If your DragonFly machine can do it, it will now run an accelerated console by default.
A DragonFly machine with a lot of network traffic will have a significant amount of memory consumed by all the running network connections. (as with any system) It’s now possible to adjust the amount of memory set aside for those operations, live. This sort of fine-tuning will only matter if you run an extremely busy machine, but it’s worth it if you do.
Francois Tigeot has a new i915 video branch for testing, if you are running DragonFly-current. It will be especially useful for people on a Broadwell chipset.
hostapd, for creating a wireless access point, has been included in DragonFly along with wpa_supplicant, for a long time. Like wpa_supplicant, there’s a version in dports that is the latest version and is easier to update (e.g. no system update required to get a newer version.) Unlike wpa_supplicant, there’s no chicken-and-egg installation problem if it’s not in the base system – so out it goes.
If you’ve previously tried to install DragonFly using a USB thumb drive, and it would somehow not be found to boot from, there’s a potential fix.
DragonFly ships with wpa_supplicant, for setting up WiFi. However, there’s no guarantee it’s the latest version. A solution exists: security/wpa_supplicant in dports. However, this has a chicken-and-egg problem, where you need wpa_supplicant to get online and download the dports version of wpa_supplicant. So, DragonFly still includes wpa_supplicant in the base system, but you should upgrade to the dports version when possible.
DragonFly now has the same math library (libm) as OpenBSD, replacing an earlier combined version of I think what NetBSD and FreeBSD ran. This doesn’t necessarily directly affect you, but it’s work worth doing; matching the underlying frameworks between BSDs helps everyone.
Short list this week – no particular reason.
- Profiling your file systems.
- Amiga Reloaded – A new Amiga motherboard using original MOS/CSG chips.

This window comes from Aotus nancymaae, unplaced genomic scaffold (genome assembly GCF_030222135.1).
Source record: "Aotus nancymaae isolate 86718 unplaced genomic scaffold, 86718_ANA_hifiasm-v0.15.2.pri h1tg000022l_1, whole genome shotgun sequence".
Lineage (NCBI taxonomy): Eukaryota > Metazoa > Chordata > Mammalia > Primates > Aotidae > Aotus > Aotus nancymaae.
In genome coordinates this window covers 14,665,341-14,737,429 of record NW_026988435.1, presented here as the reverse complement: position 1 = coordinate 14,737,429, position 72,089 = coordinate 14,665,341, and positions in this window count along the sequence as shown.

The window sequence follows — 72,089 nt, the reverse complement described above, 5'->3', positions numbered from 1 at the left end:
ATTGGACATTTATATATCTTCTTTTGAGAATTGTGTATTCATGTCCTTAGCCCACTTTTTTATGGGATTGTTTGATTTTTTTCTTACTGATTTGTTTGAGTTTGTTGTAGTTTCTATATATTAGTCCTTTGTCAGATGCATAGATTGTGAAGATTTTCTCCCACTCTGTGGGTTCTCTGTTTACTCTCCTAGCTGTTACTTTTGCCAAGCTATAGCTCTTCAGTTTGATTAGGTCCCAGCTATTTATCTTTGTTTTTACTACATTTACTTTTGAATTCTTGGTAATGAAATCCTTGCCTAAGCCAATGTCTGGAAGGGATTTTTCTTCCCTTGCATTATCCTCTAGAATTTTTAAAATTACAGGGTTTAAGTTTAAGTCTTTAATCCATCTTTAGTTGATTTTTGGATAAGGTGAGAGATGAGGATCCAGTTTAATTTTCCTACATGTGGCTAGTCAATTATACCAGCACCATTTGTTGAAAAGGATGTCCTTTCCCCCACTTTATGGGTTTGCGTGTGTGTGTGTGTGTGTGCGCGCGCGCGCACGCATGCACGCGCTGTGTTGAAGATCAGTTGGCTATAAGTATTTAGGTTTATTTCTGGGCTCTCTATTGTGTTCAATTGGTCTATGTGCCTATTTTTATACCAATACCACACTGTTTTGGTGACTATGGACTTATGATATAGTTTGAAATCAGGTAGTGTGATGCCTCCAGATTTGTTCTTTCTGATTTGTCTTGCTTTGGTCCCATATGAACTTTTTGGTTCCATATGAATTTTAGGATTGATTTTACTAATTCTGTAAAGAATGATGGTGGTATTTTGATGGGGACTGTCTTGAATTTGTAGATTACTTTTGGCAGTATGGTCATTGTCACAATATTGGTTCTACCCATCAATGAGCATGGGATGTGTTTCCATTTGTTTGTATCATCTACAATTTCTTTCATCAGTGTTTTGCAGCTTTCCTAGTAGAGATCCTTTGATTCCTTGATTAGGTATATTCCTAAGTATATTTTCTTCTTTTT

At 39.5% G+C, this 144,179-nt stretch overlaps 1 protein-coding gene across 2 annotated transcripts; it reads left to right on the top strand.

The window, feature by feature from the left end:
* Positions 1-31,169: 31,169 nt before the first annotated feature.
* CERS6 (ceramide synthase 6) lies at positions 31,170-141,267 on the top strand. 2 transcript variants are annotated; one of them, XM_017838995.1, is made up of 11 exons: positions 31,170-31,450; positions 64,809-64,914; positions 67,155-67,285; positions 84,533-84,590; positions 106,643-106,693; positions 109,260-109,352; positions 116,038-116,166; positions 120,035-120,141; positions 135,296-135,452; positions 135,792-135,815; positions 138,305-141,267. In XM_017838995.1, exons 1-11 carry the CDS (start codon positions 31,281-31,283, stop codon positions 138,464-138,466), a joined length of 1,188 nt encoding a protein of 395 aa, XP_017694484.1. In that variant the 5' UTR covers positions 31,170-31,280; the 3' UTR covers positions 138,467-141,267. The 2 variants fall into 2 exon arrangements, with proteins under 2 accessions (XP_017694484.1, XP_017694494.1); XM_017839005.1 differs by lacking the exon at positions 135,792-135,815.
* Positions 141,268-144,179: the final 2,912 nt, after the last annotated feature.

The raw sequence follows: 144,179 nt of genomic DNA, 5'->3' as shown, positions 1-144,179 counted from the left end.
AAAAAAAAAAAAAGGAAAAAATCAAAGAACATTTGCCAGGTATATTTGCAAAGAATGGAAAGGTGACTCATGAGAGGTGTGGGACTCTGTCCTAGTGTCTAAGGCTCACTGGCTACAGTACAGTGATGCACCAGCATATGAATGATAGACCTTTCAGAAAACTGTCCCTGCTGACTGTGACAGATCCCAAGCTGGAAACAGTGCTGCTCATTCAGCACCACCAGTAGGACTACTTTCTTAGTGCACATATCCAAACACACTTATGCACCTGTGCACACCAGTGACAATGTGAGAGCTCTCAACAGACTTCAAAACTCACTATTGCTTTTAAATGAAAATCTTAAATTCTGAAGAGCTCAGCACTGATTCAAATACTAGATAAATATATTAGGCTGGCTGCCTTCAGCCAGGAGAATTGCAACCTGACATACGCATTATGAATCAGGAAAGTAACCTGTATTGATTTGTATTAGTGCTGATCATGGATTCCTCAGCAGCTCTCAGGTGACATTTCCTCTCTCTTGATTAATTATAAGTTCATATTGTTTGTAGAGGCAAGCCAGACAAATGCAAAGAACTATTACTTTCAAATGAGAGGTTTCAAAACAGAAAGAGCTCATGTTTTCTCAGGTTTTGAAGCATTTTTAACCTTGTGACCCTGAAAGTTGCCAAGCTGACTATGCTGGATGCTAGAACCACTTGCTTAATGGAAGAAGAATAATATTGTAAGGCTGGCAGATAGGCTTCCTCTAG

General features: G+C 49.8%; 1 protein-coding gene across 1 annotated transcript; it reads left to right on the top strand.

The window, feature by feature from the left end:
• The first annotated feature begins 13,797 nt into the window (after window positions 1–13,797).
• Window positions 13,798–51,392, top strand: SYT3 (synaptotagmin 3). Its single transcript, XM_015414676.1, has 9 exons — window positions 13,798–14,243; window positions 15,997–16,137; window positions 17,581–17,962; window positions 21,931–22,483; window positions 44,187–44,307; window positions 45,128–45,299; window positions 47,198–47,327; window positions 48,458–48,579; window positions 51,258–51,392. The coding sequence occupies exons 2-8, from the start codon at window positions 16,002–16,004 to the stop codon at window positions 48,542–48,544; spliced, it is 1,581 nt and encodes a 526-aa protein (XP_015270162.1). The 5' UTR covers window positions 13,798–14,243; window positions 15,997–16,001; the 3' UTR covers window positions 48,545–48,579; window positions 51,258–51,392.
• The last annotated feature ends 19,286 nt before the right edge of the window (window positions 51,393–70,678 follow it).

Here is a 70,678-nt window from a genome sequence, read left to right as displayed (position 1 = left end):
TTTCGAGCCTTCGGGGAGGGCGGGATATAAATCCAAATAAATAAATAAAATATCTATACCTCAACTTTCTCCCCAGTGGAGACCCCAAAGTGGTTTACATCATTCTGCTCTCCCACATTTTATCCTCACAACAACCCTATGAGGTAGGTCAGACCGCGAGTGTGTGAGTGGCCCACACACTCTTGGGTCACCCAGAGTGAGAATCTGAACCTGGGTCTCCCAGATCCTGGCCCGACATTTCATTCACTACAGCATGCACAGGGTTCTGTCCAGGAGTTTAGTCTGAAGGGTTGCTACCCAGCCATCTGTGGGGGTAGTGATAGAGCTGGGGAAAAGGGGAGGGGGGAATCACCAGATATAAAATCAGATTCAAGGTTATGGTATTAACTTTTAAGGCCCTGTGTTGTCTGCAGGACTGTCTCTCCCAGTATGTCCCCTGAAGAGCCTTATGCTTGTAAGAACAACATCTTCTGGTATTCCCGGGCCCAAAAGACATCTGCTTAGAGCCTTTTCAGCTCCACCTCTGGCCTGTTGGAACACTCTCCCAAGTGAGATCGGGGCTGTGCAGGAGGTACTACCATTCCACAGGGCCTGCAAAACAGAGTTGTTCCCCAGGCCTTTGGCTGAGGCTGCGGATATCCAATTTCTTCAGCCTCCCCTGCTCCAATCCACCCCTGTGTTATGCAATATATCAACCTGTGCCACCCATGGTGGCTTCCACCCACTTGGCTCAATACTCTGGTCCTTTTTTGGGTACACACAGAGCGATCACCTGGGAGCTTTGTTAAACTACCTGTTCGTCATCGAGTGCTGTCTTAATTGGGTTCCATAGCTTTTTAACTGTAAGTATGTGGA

- Caves of Qud, a roguelike that even simulates greenscreen.
- And here’s 700 more roguelikes in a torrent.
- Web Design: the First 100 Years. (via multiple)
- The Mobile Web Sucks. Lots of good pull quotes here. (via)
- The story behind the world’s most ‘Elite’ computer escape key.
A lot of variety this week.
- tame(2) WIP, process sandboxing for OpenBSD.
- pbi vs pkg
- Is there a BSD that fits my needs?
- Which BSD is right for me?
- Hyperthreading + SMP + Intel graphics on OpenBSD
- EuroBSDCon 2015 Registration Is Open
- DiscoverBSD for 2015/07/20.
- Brute-force OpenSSH attacks. The default config is not vulnerable to this on DragonFly. FreeBSD’s config with PAM may be the only one. (via)
- Domesticating applications, OpenBSD style. (via)
- c2k15 reports on Undeadly: one, two, three, four.
- Here is a non-BSD containers explanation, and then here’s Docker on FreeBSD.
- Michael W. Lucas is giving a talk on August 20th at the Livingston County BSD User’s Group meeting. (That’s in Michigan, not the NY county where I work, darnit.)
- FreeBSD now has a Code of Conduct.
- Backgammon bug from at least 4.1a BSD, 3+ decades ago.
- Tag jumping in mandoc. (I like this idea)
- OpenBSD on Linode. Similar techniques might work for any BSD install. (via, via)